You're No Phone of Mine: Carriers Agree to Disown Stolen Handsets
The Federal Communications Commission and five major U.S. wireless providers have announced an initiative to create a database of stolen mobile phones in an effort to combat smartphone theft.
AT&T, Verizon Wireless, T-Mobile, Sprint and Nex-Tech Wireless, carriers that together provide service to about 90 percent of wireless customers in the U.S., said they will not reactivate phones that have been reported stolen.
The program will begin by Oct. 31 in the U.S. and will expand globally across carriers over the next 18 months. Police department chiefs from major U.S. cities including New York; Washington, D.C.; and Philadelphia joined FCC chair Julius Genachowski in announcing the initiative.
Ten years ago, mobile phone thefts accounted for about 8 percent of New York City's overall robbery cases, but since then the number has climbed to 40 percent, according to Ray Kelly, commissioner of the New York City Police Department.
Proponents of the new system hope that with carriers agreeing not to reactivate a phone that's been reported stolen, potential thieves will have less incentive to steal a smartphone.
The FCC didn't return our requests for further comment.
Identify Theft Still Looms
While the initiative could significantly decrease violent smartphone theft, the threat of data and identify theft still looms when a smartphone goes missing or is stolen. Especially as smartphones become tools for more personal interactions such as online banking, security risks can be great for users who don't take proper security measures.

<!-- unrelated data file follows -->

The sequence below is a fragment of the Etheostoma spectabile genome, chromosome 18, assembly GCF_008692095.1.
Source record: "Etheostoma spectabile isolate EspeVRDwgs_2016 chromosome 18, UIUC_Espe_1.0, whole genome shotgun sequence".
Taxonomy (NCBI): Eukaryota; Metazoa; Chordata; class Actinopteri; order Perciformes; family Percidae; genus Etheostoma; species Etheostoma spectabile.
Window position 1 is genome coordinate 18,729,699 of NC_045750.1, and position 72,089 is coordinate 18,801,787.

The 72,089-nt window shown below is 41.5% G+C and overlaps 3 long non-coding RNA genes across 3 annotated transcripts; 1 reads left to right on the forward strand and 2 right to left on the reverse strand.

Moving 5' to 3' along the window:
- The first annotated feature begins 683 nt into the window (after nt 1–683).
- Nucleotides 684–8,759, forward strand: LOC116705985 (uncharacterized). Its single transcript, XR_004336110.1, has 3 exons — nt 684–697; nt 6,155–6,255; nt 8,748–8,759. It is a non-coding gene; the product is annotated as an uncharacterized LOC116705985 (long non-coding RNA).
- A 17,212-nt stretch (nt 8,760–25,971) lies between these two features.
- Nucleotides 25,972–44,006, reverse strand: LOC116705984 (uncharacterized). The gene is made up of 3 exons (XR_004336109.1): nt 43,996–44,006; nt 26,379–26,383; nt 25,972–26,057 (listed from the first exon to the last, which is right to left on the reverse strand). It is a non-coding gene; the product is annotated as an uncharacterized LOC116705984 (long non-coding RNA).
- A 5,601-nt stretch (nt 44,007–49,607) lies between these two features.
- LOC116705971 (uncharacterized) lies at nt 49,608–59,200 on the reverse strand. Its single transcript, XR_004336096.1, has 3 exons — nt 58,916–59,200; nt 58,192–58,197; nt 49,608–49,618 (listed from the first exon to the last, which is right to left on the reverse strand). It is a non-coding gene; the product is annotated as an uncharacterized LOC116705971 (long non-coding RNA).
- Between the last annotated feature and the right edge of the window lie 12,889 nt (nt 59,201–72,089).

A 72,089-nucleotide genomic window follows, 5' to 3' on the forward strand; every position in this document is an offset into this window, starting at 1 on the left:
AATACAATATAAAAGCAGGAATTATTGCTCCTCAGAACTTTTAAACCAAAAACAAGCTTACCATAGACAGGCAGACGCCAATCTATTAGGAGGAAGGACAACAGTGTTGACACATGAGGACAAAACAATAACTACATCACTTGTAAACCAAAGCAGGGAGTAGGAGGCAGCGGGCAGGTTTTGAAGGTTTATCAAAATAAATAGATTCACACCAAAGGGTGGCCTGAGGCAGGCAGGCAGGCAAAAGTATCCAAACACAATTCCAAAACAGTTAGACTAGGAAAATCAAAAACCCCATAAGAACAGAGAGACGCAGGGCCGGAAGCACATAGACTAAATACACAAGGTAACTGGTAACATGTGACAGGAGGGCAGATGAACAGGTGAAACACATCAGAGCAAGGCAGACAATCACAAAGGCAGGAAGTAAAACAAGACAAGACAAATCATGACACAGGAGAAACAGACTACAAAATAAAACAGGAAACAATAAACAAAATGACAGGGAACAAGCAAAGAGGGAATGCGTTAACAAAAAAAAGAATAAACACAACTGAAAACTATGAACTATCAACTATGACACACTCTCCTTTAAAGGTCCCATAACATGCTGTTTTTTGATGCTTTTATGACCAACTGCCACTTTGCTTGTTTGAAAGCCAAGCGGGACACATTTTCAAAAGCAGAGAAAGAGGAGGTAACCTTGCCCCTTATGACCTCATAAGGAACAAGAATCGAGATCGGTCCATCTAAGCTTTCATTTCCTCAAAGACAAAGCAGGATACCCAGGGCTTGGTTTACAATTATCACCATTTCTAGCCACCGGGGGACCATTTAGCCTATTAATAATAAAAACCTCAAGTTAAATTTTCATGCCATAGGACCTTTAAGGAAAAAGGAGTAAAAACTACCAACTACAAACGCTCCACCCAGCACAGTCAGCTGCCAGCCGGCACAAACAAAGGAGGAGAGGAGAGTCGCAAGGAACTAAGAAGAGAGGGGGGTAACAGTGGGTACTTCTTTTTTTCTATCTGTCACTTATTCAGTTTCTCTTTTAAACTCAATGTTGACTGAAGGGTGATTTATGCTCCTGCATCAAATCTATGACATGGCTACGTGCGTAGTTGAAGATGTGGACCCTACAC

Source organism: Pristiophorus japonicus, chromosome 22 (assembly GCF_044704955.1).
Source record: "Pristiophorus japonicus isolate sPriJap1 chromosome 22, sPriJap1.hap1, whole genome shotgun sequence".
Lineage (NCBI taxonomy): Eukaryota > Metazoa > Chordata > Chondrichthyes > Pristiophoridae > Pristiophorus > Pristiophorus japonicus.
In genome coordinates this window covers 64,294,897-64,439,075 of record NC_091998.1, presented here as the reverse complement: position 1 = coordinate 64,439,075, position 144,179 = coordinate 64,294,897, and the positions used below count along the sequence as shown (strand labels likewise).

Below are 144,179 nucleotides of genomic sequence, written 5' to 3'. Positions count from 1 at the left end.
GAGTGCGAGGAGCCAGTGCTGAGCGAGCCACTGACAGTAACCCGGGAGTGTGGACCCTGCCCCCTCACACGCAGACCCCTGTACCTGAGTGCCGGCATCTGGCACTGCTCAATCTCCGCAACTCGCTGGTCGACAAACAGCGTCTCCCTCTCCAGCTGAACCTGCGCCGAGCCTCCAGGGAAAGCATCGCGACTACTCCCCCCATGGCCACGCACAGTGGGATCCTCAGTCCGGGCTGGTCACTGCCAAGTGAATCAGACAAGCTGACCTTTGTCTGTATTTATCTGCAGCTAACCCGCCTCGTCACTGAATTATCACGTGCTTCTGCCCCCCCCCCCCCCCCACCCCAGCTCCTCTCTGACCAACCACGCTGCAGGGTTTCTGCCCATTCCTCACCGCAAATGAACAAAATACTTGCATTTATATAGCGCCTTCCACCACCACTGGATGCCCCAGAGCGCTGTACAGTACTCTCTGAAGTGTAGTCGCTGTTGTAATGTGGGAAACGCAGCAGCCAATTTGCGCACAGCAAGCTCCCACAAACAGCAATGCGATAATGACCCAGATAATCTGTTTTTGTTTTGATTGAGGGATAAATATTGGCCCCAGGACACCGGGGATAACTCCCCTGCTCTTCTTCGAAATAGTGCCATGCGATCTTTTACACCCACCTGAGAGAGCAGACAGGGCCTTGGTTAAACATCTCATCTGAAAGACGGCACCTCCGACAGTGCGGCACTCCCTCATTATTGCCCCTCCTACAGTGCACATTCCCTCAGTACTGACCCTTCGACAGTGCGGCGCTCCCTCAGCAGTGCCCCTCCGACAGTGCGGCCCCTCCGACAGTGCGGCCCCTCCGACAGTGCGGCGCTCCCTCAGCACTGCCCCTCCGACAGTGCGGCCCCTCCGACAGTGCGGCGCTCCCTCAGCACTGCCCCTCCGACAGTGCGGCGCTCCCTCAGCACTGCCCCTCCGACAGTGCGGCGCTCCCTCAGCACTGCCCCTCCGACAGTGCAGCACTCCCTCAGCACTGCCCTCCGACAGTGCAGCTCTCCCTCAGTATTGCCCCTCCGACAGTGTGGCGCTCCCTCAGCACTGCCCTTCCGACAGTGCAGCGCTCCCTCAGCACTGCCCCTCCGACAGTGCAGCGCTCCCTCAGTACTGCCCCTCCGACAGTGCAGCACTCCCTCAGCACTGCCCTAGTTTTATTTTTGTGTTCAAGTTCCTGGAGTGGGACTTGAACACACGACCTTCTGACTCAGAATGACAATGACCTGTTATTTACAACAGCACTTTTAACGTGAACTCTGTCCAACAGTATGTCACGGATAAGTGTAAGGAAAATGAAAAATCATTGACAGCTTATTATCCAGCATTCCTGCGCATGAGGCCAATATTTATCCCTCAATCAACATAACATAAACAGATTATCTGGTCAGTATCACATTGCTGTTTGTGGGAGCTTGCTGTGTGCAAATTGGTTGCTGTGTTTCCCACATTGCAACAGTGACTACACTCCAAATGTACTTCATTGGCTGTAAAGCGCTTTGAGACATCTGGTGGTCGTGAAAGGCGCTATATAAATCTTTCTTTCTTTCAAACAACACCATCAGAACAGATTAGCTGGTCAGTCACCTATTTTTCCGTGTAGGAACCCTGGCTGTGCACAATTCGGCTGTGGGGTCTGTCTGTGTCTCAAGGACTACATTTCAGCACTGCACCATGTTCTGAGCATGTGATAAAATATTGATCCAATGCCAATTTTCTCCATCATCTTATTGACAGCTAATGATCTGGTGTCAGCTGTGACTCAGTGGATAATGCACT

To address that issue, the FCC has advised users to take preventative steps to avoid data theft. As part of the new initiative, smartphones will educate customers more thoroughly on how to secure smartphones with passwords and with outside applications that can lock, locate or wipe smartphones in the case of theft or loss.
"This reduces the number of robberies and violence involved in theft, which is great," Robert Siciliano, a McAfee consultant and identify theft expert, told TechNewsWorld. "All that being said, many stolen phones get put on sites like eBay and are sold overseas, where carriers don't care whether it's lost or stolen. This is a step in the right direction, but it's not going to solve the whole problem."
Even though a phone might be deactivated, a thief could potentially still turn a stolen phone on and use a WiFi connection to connect to sensitive data, making passwords and security applications still very important.
"This does add some security, and it's a step in the right direction," John Sileo, founder of thinklikeaspy.com and keynote speaker on data privacy, told TechNewsWorld. "But there should be more functions on a phone that the consumer doesn't necessarily have to pay for that would add more security."
It may take a long time before wireless customers in the U.S. have more embedded security in a phone, though. Places like the UK, Germany and France already have similar database systems in place.
"It's time for us to catch up with the more progressive countries," said Sileo.
That type of legislation lagged in the U.S. because traditionally wireless providers lacked the incentive to agree to permanently deactivate a phone, said Siciliano.
"The companies that provide us service are getting paid to provide us that, and it's not really in their best interest to turn off a phone for life," said Siciliano. "They're making money off a phone that works, not one that's deactivated, but this legislation is changing that a little."